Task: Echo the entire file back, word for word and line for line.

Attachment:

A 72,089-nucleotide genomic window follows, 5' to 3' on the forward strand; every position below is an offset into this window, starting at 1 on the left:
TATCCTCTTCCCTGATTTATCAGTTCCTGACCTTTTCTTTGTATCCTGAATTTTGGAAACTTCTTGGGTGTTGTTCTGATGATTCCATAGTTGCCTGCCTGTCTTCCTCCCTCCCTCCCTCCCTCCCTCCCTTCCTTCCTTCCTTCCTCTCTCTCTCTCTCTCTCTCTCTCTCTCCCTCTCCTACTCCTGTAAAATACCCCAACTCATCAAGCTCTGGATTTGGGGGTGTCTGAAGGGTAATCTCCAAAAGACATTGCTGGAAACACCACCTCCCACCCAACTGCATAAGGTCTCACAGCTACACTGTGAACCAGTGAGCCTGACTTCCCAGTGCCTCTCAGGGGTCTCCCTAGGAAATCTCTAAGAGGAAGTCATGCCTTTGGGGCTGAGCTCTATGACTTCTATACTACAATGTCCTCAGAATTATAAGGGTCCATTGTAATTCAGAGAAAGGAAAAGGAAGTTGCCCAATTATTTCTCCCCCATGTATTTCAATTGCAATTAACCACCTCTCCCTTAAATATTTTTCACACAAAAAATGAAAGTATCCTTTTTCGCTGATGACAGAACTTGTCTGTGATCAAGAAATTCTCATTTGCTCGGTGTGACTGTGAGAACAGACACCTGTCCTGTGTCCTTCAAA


A 72,089-nucleotide genomic window follows, 5' to 3' on the forward strand; every position below is an offset into this window, starting at 1 on the left:
TATCCTCTTCCCTGATTTATCAGTTCCTGACCTTTTCTTTGTATCCTGAATTTTGGAAACTTCTTGGGTGTTGTTCTGATGATTCCATAGTTGCCTGCCTGTCTTCCTCCCTCCCTCCCTCCCTCCCTCCCTTCCTTCCTTCCTTCCTCTCTCTCTCTCTCTCTCTCTCTCTCTCCCTCTCCTACTCCTGTAAAATACCCCAACTCATCAAGCTCTGGATTTGGGGGTGTCTGAAGGGTAATCTCCAAAAGACATTGCTGGAAACACCACCTCCCACCCAACTGCATAAGGTCTCACAGCTACACTGTGAACCAGTGAGCCTGACTTCCCAGTGCCTCTCAGGGGTCTCCCTAGGAAATCTCTAAGAGGAAGTCATGCCTTTGGGGCTGAGCTCTATGACTTCTATACTACAATGTCCTCAGAATTATAAGGGTCCATTGTAATTCAGAGAAAGGAAAAGGAAGTTGCCCAATTATTTCTCCCCCATGTATTTCAATTGCAATTAACCACCTCTCCCTTAAATATTTTTCACACAAAAAATGAAAGTATCCTTTTTCGCTGATGACAGAACTTGTCTGTGATCAAGAAATTCTCATTTGCTCGGTGTGACTGTGAGAACAGACACCTGTCCTGTGTCCTTCAAA